Effects of fragmentation of araucarian vine forest on small mammal communities
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Habitat loss and fragmentation are major threats to the survival of forest-dependent fauna. We examined the abundance of small mammal species in forests, corridors, remnants of araucarian vine forest, and Araucaria cunninghamii plantations and pastures. None of the forest mammal species persisted following conversion of forest to pasture. Plantations supported lowered abundances of a subset of forest species that were mainly habitat generalists with respect to their occurrence in different floristic types of undisturbed native forest. Within plantations, an increased subcanopy cover was associated with a more forest-like small mammal assemblage. Species' responses to habitat fragmentation varied. The floristic habitat generalists were largely tolerant of habitat fragmentation, their abundance being similar in forests, corridors, and remnants, and were capable of persisting in remnants a few hectares in area. Floristic habitat specialists were vulnerable to habitat fragmentation and thus were abundant in continuous forest, were less abundant in corridors, and were generally absent from remnants. Species that avoid the corridor matrix and are therefore constrained to the corridor may be disadvantaged by the linearity of the habitat, consistent with the predictions of central-place foraging theory. Although small remnants and corridors provide habitat for some species, those that are more specialized in their use of undisturbed habitat types require the retention or reestablishment of large intact areas.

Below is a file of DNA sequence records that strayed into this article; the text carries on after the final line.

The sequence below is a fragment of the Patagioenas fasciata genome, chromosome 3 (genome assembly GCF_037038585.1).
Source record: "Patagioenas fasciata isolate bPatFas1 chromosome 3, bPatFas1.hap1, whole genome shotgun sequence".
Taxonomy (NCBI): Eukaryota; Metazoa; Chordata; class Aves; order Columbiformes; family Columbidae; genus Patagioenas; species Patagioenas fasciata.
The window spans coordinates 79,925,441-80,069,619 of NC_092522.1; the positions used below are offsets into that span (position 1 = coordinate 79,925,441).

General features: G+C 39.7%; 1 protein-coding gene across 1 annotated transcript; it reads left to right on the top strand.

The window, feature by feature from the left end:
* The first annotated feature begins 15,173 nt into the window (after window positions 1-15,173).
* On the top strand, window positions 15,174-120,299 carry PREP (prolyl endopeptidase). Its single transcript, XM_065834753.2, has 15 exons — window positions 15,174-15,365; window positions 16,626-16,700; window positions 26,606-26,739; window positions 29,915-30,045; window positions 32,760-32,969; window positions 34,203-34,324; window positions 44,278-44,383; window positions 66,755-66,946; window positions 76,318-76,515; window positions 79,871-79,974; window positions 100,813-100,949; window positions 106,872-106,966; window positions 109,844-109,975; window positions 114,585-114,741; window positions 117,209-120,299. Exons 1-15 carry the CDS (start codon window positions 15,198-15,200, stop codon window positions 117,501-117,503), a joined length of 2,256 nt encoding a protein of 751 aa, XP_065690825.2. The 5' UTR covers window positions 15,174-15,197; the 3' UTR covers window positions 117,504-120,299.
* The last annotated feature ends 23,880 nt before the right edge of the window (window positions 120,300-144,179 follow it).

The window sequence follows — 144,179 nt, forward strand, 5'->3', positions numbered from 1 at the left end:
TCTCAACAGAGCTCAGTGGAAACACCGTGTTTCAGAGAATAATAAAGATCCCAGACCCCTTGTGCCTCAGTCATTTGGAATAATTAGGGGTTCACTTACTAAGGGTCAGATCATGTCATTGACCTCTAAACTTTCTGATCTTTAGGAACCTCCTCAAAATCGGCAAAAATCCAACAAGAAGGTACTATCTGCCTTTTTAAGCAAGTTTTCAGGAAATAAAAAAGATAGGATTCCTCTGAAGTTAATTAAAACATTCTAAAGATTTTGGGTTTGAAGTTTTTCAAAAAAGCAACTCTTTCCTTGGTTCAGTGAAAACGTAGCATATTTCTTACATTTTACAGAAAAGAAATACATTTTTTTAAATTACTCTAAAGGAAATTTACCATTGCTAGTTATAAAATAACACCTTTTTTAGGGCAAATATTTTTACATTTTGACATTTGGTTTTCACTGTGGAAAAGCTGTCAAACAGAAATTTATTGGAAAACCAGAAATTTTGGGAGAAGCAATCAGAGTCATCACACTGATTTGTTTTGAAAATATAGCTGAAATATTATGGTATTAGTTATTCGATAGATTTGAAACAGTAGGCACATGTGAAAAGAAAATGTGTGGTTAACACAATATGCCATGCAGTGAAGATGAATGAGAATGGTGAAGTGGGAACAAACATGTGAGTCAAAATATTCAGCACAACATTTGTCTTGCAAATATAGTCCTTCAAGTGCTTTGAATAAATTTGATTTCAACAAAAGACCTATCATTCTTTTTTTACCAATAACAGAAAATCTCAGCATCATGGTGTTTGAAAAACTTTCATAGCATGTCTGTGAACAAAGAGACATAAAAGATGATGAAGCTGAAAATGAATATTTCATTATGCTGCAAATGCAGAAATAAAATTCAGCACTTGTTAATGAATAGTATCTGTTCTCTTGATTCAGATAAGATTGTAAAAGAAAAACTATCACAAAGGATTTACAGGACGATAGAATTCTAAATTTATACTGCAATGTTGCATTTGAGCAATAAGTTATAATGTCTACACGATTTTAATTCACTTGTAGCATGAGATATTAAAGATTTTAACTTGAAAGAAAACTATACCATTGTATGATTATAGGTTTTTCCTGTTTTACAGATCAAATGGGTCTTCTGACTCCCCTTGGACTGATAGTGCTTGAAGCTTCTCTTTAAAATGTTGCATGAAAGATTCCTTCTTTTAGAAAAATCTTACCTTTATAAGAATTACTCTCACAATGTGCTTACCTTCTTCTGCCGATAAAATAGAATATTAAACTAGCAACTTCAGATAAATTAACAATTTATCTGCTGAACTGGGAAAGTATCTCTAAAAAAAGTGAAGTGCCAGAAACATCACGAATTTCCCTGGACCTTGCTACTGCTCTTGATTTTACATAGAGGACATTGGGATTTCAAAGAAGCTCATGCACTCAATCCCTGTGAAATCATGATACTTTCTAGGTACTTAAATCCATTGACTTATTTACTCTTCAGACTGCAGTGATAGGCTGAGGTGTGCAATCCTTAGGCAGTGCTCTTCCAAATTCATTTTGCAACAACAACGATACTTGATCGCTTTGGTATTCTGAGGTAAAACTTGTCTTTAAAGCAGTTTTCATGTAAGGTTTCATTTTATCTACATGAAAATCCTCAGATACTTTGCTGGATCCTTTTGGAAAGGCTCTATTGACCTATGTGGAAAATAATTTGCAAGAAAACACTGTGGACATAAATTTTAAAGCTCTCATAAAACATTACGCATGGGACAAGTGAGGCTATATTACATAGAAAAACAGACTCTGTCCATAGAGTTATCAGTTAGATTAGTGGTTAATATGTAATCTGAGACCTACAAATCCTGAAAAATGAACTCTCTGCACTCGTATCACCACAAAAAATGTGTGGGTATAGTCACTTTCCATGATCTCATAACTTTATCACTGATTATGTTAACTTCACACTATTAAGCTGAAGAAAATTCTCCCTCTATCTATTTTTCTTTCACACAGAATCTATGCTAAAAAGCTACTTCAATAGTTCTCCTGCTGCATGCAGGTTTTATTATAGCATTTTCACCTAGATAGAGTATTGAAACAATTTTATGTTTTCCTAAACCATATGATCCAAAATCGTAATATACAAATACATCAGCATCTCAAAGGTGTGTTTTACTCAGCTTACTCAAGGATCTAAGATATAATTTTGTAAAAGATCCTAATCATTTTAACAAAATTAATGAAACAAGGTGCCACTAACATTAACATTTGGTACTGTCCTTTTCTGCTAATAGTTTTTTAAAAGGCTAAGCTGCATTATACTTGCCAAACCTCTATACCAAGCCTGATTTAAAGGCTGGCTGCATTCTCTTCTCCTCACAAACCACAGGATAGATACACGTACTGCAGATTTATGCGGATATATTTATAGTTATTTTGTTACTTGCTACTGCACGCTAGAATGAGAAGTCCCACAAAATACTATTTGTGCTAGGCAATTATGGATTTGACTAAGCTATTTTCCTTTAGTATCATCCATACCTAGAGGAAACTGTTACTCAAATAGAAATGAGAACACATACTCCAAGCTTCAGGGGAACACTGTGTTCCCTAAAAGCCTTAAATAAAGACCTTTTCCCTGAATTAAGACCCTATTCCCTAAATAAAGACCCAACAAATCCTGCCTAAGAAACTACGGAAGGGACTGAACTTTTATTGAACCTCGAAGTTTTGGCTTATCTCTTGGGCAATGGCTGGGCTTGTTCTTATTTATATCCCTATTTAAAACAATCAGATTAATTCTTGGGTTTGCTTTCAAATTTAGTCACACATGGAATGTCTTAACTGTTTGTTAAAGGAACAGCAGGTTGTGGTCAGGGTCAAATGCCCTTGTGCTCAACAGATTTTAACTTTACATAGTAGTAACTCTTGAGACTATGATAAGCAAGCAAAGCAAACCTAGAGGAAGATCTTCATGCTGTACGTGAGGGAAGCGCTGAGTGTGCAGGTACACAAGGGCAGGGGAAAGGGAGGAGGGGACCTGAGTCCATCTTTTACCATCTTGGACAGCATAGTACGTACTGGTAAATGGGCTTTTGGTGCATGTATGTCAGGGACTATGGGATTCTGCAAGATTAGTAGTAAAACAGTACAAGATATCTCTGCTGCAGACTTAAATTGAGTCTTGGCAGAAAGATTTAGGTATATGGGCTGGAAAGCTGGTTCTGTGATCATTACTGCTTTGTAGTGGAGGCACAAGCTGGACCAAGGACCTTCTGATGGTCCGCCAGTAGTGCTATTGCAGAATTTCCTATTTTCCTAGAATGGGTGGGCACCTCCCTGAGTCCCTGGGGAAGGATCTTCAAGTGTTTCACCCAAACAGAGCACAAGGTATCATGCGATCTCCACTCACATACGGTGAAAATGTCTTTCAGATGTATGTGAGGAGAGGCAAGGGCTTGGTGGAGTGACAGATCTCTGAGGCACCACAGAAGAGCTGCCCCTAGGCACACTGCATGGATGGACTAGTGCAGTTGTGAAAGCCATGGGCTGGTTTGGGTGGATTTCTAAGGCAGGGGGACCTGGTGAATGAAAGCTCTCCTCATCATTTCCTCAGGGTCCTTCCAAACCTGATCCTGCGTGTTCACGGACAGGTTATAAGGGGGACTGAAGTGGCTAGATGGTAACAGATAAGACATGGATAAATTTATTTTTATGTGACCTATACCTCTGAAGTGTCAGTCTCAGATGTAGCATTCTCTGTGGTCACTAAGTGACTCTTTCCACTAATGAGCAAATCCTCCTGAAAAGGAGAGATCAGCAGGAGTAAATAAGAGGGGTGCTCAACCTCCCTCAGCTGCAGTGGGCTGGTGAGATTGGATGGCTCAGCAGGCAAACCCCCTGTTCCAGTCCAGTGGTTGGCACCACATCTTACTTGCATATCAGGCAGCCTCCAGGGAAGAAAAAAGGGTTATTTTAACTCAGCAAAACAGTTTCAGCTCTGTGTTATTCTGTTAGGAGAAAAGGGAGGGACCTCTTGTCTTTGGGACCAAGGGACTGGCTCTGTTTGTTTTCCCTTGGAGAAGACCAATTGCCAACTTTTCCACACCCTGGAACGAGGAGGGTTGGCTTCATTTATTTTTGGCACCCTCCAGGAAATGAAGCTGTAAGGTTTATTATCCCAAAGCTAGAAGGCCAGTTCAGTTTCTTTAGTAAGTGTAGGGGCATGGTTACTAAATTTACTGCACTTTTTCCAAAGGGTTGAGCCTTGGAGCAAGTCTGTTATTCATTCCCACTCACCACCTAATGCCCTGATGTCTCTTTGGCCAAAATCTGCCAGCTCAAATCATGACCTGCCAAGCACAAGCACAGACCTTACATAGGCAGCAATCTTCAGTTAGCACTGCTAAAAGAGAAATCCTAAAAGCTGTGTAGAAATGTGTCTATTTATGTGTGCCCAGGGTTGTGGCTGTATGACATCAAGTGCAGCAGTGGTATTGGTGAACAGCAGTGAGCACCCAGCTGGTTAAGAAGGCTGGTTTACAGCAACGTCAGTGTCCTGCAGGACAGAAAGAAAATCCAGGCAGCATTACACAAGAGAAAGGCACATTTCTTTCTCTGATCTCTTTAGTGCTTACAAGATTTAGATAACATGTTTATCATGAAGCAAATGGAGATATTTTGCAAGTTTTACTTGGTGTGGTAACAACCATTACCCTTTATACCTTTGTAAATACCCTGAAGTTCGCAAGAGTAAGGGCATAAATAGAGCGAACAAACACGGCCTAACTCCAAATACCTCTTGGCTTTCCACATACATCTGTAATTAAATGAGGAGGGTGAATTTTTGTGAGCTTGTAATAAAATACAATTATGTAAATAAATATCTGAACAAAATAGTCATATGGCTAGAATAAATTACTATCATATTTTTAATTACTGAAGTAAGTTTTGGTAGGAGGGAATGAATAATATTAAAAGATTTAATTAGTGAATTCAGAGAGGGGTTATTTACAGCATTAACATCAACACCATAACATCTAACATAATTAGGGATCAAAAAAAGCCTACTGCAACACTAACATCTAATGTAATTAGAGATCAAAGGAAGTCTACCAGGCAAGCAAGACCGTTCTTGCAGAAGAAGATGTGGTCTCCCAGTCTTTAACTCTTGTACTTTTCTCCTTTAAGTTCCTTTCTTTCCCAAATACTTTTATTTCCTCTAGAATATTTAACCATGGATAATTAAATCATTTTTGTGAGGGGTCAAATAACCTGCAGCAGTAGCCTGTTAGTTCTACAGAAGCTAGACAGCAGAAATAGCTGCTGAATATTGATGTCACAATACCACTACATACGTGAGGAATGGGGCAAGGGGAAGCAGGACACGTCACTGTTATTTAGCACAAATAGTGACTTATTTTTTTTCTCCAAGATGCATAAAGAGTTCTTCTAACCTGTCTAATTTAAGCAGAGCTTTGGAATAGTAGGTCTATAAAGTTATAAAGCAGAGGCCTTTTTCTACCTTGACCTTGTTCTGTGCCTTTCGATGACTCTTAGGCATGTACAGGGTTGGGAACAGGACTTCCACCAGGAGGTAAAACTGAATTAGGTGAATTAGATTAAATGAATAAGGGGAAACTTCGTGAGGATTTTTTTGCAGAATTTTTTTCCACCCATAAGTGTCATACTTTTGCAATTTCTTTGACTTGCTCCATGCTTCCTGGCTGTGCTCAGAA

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HISTORY AND ARCHAEOLOGY